hi

In the car on the way home from Juvie my phone rang.
“Hi.” It is a quiet, and subdued Hi. I know immediately who it is.

“HI, HI HOW ARE YOU? I’M SO HAPPY YOU CALLED!!!”

Oh my god, I sound like a hostess on a cruise. Although it is real, and I am genuinely happy she called.

It is one of the graduates of Relationships 101 thatis on the “outs”. I have run this program 12 times, that is roughly – 180-200 kids. At the end I always ask, beg, request that they call me when they get out. They never do. It took me some time to understand that they will NOT call me, I need to call them. They don’t believe I really want them to call me, they don’t believe I'll answer. They need me to come to them, so I do.

The Advot Project recently started a new program for the graduates of Relationships 101. It is called OUT and UP . Once a month we meet with girls that are out, we do art, we help with college applications, possibly go see a show. This program is kicking me in the rear end. The girls are spread out all over the city, communication is so hard. They do not use the internet, they don’t always have access to computers. Their phones are an asset for drugs, to give to their pimps. I have so many phone numbers for each girl: Kathy, Kathy new, Kathy newest, Kathy friend, Kathy best…

It is hard, and my agency isn’t really set up for this, my amazing team schleps and picks up the girls from all corners of the city, because public transportation isn’t easy and or accessible everywhere.

Clearly, we are figuring it out. BUT now I have a hand full of girls that call me. They call me at the funniest times, and it is conversations I am learning, and working on having. They know I am in juvie on Thursday, many times on my way home I’ll hear from them. I know some of them would like to go back, not because they want to be in jail, but because they want to be away from their life.

They know they are not allowed to call me under the influence –although I can smell the booze and pot in the texts they send me.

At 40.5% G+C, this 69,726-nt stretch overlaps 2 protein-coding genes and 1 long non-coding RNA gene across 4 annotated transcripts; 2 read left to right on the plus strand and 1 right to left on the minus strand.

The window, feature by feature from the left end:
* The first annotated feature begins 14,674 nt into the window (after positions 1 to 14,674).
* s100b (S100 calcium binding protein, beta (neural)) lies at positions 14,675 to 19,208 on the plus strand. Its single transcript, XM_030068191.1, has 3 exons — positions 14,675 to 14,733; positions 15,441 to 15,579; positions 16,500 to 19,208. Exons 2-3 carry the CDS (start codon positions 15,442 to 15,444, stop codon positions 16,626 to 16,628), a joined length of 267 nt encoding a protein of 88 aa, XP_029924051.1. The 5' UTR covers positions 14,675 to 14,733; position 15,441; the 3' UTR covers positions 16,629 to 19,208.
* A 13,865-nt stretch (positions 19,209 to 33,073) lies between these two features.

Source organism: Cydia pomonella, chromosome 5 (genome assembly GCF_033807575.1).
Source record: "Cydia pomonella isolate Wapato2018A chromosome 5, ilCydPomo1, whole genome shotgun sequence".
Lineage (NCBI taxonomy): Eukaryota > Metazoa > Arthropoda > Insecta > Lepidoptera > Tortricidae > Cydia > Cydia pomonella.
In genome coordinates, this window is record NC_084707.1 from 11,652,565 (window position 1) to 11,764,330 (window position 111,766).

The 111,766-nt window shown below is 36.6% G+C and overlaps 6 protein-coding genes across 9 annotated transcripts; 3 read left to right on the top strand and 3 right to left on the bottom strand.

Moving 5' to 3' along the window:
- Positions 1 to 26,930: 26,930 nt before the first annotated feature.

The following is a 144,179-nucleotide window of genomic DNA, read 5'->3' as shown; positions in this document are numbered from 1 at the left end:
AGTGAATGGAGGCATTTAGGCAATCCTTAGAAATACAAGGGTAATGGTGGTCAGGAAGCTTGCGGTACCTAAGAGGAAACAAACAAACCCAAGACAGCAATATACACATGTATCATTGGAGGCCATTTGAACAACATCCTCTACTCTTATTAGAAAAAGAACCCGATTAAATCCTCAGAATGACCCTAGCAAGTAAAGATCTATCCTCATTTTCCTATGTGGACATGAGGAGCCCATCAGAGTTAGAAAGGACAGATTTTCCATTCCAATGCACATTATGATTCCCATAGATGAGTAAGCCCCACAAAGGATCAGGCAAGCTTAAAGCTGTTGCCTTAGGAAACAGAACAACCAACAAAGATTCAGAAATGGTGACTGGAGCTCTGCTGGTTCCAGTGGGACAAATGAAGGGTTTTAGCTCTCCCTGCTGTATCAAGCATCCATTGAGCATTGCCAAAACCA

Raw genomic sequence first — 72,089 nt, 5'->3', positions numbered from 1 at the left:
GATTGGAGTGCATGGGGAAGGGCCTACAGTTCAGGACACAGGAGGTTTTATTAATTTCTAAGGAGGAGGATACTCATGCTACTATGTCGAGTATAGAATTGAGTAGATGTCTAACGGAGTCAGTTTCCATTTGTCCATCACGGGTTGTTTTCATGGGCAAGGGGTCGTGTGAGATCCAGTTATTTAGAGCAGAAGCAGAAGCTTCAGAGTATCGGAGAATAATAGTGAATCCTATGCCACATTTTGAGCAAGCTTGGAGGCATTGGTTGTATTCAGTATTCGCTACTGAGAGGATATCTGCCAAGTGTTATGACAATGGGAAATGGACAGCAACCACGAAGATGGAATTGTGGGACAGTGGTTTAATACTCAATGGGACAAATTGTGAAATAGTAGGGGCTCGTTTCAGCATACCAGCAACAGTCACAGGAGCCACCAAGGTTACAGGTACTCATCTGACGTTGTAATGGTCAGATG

I want to be a different voice for them. We all need to sing a different song, because telling them what to do, asking why they didn’t do this or that, is NOT how change will happen.

One girl called me after she was kicked out of her placement in a foster care home. Her friends came over and they got drunk. What use would it have been to ask her why did you bring your friends? Why did you drink? That was done and over.

I bit my tongue when we spoke, and said, “Well, you didn’t make the best choices. Be mindful of that next time, you need to be mindful of rules. Now let’s figure out where you can go next.” 

I am not saying there should be no consequences, but what I have learned is that these girls, they expect me, to expect them, to fail. They expect me, to expect the worse from them. They expect me, to be disappointed and give up. And as hard as it might be, I will not. WE CANNOT.

“Hi,” she said.
“Hi sweetheart, how are you?” I answer.
“I’m OK,” she quietly answers. I know she ran away from home, I also know she is pregnant.

“I’m home now.” She tells me.
“That’s great,” I say. “I think?” I add, “Is it OK?”
“I’m ok,” she says again.

This one isn’t a big talker. I blab for a little about the new group I have, I want her to tell me she is pregnant, I want her to tell me her pain, I want to tell her to take prenatal vitamins.

Silence.

I want to be a different voice. We all need to sing a different song, because telling them what to do, asking why they didn’t do this, or that, is NOT how change will happen. Judging them through the lens of OUR world, isn’t fair.

“I’m so happy you called me,” I say.
“Ms. When are we meeting next?” she asks. I tell her the date.

“Can I come?”
“Of course” I say, “I want you to come.”
“I haven’t come the last few times, and the last time….”
“It doesn’t matter, I can’t wait to see you,” I say.

The last time she was with us she wasn’t in the best of form.

“Is this your number now?” I ask (phone #10 for this kid).
“Yes, but I can’t text on it, only call.”
“That’s ok” I say. “I will call you, don’t worry,” I say.
“Ok.”

“Ms.?”
“Yes”
“Hi.”
“Hi, sweetheart.  I’ll see you in 2 weeks.”
I can hear her smile.